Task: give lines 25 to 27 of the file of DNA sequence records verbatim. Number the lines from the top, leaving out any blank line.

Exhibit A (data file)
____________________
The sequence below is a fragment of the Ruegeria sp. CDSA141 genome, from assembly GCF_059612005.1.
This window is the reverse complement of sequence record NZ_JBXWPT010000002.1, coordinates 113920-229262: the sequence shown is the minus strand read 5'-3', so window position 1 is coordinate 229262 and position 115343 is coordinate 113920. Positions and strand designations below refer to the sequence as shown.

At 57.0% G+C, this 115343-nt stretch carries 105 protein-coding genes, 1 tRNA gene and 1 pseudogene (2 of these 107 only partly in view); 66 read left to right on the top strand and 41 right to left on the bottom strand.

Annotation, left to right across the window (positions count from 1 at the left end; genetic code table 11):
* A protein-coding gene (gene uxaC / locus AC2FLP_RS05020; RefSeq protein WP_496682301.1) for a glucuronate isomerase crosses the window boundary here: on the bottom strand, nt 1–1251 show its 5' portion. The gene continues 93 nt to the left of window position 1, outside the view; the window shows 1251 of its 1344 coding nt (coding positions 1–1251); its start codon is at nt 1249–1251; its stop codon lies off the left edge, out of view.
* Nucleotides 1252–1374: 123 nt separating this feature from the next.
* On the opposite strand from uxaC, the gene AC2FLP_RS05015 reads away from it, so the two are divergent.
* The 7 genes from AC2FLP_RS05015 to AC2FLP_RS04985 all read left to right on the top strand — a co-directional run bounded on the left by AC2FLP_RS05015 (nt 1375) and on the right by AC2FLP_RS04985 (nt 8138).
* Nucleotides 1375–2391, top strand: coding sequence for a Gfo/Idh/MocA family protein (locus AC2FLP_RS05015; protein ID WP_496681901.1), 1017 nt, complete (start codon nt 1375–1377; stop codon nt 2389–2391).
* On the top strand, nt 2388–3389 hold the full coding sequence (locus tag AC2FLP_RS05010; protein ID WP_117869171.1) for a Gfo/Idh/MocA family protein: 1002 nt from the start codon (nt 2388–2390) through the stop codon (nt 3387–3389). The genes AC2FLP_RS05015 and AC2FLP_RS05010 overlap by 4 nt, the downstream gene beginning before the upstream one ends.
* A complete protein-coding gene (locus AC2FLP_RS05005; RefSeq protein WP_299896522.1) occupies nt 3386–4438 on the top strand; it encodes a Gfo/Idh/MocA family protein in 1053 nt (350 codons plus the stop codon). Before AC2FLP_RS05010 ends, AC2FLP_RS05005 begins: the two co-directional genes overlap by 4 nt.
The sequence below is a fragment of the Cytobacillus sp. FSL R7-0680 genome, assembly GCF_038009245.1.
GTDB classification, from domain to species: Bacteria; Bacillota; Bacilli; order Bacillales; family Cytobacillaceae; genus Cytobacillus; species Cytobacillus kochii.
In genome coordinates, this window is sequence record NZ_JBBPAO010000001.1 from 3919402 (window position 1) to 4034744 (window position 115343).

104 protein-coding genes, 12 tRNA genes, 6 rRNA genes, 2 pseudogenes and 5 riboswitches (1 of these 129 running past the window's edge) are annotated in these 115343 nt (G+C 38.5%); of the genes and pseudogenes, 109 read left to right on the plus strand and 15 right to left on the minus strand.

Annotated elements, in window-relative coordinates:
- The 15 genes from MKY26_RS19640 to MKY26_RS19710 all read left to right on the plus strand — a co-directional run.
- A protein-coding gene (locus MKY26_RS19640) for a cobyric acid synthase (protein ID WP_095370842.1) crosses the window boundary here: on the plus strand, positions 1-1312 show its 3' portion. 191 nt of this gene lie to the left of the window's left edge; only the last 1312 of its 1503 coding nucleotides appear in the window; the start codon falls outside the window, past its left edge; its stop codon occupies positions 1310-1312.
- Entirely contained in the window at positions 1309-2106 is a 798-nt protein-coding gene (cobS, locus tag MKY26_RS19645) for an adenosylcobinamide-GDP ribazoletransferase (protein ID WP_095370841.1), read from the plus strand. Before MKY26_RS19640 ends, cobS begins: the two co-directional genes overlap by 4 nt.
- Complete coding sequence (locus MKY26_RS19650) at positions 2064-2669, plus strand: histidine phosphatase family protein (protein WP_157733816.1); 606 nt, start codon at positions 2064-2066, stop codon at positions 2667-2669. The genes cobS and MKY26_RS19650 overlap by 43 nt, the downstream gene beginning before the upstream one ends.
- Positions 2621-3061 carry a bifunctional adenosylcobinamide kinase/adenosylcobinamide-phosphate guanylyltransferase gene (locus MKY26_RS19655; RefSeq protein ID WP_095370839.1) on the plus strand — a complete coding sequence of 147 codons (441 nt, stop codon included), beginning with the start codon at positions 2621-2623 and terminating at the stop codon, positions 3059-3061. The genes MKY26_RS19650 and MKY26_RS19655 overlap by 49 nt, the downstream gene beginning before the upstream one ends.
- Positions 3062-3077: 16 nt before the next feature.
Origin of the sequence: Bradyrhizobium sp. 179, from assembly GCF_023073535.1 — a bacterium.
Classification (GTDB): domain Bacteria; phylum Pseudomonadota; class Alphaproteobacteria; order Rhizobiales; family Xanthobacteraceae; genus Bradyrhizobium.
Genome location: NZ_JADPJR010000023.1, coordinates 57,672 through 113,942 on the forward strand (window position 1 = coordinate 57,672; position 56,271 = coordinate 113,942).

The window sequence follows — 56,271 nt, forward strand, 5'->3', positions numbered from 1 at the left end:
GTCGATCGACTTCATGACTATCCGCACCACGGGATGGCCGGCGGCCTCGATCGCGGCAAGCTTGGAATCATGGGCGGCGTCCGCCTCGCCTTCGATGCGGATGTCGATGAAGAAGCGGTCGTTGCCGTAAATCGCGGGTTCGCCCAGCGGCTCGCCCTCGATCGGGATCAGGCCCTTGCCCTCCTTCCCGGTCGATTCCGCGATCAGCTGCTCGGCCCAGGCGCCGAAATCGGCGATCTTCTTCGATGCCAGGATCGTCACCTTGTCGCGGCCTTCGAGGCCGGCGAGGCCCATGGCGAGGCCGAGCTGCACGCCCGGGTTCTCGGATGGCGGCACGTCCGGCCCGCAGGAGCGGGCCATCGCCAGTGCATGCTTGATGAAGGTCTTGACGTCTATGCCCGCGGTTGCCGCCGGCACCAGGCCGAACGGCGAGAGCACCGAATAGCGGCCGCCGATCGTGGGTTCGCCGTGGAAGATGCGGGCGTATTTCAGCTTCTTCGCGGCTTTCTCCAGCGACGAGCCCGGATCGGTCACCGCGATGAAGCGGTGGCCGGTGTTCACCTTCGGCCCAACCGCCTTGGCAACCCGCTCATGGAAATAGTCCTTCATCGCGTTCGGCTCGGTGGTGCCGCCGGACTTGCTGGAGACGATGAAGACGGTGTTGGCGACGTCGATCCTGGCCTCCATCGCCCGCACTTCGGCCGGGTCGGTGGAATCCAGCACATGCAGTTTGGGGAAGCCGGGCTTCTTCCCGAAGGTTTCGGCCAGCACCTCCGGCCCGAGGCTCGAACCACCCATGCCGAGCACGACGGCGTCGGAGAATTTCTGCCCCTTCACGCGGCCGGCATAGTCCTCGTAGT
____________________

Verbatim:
Genome location: NZ_JADPJR010000023.1, coordinates 57,672 through 113,942 on the forward strand (window position 1 = coordinate 57,672; position 56,271 = coordinate 113,942).

The window sequence follows — 56,271 nt, forward strand, 5'->3', positions numbered from 1 at the left end:
GTCGATCGACTTCATGACTATCCGCACCACGGGATGGCCGGCGGCCTCGATCGCGGCAAGCTTGGAATCATGGGCGGCGTCCGCCTCGCCTTCGATGCGGATGTCGATGAAGAAGCGGTCGTTGCCGTAAATCGCGGGTTCGCCCAGCGGCTCGCCCTCGATCGGGATCAGGCCCTTGCCCTCCTTCCCGGTCGATTCCGCGATCAGCTGCTCGGCCCAGGCGCCGAAATCGGCGATCTTCTTCGATGCCAGGATCGTCACCTTGTCGCGGCCTTCGAGGCCGGCGAGGCCCATGGCGAGGCCGAGCTGCACGCCCGGGTTCTCGGATGGCGGCACGTCCGGCCCGCAGGAGCGGGCCATCGCCAGTGCATGCTTGATGAAGGTCTTGACGTCTATGCCCGCGGTTGCCGCCGGCACCAGGCCGAACGGCGAGAGCACCGAATAGCGGCCGCCGATCGTGGGTTCGCCGTGGAAGATGCGGGCGTATTTCAGCTTCTTCGCGGCTTTCTCCAGCGACGAGCCCGGATCGGTCACCGCGATGAAGCGGTGGCCGGTGTTCACCTTCGGCCCAACCGCCTTGGCAACCCGCTCATGGAAATAGTCCTTCATCGCGTTCGGCTCGGTGGTGCCGCCGGACTTGCTGGAGACGATGAAGACGGTGTTGGCGACGTCGATCCTGGCCTCCATCGCCCGCACTTCGGCCGGGTCGGTGGAATCCAGCACATGCAGTTTGGGGAAGCCGGGCTTCTTCCCGAAGGTTTCGGCCAGCACCTCCGGCCCGAGGCTCGAACCACCCATGCCGAGCACGACGGCGTCGGAGAATTTCTGCCCCTTCACGCGGCCGGCATAGTCCTCGTAGT